Ultimate Fighting Championship (UFC) heavyweight prospect and the mixed martial arts (MMA) promotion's tallest fighter (6'11"), Stefan Struve, faces power puncher Stipe Miocic this Saturday (Sept. 29, 2012) at UFC on Fuel TV 5 in Nottingham, England.
The UFC likely chose "Skyscraper" to headline its upcoming FUEL TV fight card for one very good reason: He's exciting. Out of his 24 professional wins, only one has come by decision. Struve is on a three-fight win streak, finishing all of his opponents. However, a disturbing pattern has merged for Struve throughout his young MMA career -- win two or three fights and then lose a fight when he's on the verge of cracking into contender discussions.
This Saturday, Struve will look to finally fulfill his potential and take his career to the next level once and for all with an upset victory over Miocic.
Let's find out if he has the skills to do so with a head-to-toe fighter breakdown.
The first thing to talk about when discussing Stefan is his insane height. An inch away from being seven feet tall, Stefan is the tallest fighter in the UFC. Training under kickboxing legend Bob Schreiber, Struve attempts to fight tall, but it is still a work in progress that improves with every fight.
Stefan's favored approach to striking is to stand at range while pestering his opponents with jabs and long leg, teep and head kicks. After frustrating an opponent, he cuts an angle while he presses forward and tries to throw a hard, looping hook. In addition to his basic kicks, Struve has recently included a nasty oblique kick, similar to light heavyweight champion Jon Jones.
Struve is perhaps most dangerous from the clinch. Because of his extraordinary height, Struve can throw knees to the face with relative ease. His height also allows him to get great leverage on his opponents and make it difficult for them to escape his grasp.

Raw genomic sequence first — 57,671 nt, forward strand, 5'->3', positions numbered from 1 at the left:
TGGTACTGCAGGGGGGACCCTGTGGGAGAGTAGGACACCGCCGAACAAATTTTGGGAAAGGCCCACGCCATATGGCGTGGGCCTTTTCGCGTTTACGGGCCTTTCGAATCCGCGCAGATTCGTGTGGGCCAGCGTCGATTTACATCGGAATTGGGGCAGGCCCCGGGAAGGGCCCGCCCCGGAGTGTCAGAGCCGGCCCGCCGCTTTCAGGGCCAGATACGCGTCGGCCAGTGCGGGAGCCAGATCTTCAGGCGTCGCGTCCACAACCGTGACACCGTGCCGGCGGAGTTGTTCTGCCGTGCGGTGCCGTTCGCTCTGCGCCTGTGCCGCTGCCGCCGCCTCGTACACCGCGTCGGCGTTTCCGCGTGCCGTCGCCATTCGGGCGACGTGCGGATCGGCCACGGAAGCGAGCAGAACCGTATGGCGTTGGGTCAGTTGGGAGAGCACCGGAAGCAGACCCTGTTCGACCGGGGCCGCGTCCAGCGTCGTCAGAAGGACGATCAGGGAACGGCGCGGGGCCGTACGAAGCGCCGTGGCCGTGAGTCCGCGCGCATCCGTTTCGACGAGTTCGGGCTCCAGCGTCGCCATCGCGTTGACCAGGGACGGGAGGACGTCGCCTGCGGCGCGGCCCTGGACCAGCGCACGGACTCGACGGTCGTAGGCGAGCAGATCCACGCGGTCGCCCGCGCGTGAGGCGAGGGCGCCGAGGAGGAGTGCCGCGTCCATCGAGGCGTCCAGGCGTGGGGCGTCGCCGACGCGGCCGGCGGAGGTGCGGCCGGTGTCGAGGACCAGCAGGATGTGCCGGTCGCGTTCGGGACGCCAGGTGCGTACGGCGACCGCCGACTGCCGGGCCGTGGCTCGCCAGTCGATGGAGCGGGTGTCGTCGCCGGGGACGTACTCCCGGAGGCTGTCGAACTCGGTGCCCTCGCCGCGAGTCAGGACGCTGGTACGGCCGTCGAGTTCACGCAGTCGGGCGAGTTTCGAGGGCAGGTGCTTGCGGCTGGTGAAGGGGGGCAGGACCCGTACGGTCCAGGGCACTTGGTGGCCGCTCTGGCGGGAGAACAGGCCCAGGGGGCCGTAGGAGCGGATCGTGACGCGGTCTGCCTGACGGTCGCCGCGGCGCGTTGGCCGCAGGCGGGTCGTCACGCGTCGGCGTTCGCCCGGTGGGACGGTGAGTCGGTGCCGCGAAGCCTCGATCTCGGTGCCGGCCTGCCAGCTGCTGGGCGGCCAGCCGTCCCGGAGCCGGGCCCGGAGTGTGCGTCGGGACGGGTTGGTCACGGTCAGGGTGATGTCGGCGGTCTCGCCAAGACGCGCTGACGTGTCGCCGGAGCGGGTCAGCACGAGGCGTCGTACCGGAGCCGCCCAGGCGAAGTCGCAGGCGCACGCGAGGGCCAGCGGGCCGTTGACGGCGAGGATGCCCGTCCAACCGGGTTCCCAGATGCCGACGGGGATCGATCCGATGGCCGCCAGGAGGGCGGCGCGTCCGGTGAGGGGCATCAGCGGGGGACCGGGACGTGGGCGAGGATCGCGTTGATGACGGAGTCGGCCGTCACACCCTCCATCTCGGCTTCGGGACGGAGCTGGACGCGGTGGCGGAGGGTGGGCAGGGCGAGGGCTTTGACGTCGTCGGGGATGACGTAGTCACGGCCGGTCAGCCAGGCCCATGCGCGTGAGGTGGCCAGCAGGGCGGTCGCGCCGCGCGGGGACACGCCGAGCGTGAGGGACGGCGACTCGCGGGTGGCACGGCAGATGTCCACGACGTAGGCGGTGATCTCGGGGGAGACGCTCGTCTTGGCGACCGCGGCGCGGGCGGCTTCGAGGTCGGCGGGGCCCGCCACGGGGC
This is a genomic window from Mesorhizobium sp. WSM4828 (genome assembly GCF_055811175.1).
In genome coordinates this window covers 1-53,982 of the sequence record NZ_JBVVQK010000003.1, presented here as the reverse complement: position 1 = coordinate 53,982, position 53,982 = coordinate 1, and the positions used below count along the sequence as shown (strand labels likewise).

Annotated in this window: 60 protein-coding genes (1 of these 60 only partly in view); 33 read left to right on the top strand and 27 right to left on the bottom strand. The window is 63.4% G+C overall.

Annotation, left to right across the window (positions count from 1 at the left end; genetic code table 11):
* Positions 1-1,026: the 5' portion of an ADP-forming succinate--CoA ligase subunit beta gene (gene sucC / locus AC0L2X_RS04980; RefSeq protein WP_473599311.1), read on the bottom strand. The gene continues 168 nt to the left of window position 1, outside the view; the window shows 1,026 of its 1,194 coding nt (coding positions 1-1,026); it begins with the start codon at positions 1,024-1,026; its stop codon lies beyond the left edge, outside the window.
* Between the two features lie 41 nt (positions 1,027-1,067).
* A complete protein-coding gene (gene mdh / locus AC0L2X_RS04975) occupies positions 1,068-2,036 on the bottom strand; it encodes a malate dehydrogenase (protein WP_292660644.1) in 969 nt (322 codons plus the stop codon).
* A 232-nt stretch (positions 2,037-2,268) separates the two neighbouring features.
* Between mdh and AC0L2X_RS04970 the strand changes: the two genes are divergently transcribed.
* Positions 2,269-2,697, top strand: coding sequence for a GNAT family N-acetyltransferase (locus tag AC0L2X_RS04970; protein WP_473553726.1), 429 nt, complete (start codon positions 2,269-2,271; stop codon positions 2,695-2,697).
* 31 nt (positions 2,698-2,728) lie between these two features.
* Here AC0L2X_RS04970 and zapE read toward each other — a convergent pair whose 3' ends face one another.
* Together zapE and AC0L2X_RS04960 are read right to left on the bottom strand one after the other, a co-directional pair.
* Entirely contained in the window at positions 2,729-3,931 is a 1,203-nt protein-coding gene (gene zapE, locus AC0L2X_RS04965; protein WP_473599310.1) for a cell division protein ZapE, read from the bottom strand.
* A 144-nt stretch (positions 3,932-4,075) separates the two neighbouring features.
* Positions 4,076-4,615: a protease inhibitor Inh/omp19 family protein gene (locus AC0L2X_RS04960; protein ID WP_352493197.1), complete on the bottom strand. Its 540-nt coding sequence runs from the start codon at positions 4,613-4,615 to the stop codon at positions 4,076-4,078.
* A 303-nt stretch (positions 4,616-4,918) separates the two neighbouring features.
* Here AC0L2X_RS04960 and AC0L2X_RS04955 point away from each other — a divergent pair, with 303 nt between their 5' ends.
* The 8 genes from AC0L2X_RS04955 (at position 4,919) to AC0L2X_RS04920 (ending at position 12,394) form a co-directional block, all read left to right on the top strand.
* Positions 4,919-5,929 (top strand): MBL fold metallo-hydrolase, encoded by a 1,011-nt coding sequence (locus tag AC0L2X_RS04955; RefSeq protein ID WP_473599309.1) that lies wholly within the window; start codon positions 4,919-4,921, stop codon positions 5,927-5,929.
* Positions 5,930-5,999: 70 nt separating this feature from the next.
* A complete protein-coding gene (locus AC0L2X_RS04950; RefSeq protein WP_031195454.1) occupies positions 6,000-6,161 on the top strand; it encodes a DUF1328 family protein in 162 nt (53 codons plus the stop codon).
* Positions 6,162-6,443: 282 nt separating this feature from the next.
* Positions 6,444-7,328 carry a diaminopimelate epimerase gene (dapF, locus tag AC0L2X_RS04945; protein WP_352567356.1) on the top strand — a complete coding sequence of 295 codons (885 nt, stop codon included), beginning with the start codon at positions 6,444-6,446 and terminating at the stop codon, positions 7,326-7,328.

Struve has two horrible striking habits. The first is that he doesn't keep his hands up nor his chin down properly. Stefan relies far too much on his height to protect him from danger, instead of having solid defensive skills. Against power strikers like Roy Nelson, Travis Browne, and heavyweight champion Junior dos Santos, these flaws have led to early first round knockout losses.
Stefan's second error is that he gets into brawls against more powerful strikers. Despite his extensive kickboxing training and large frame, Struve is not a one punch knockout artist. The problem is that the heavyweight division is full of knockout artists and they can sucker Stefan into a brawl. While this occasionally works out for him as it did in the Christian Morecraft fight, it also has caused his him to take unnecessary damage.
Stefan's wrestling is based almost entirely off of the clinch. Once he latches onto an opponent from the clinch, he tries to get double under hooks. From there he drives forward and attempts to trip his opponent. He also is willing to latch onto the neck, drop down and roll his opponent onto his back.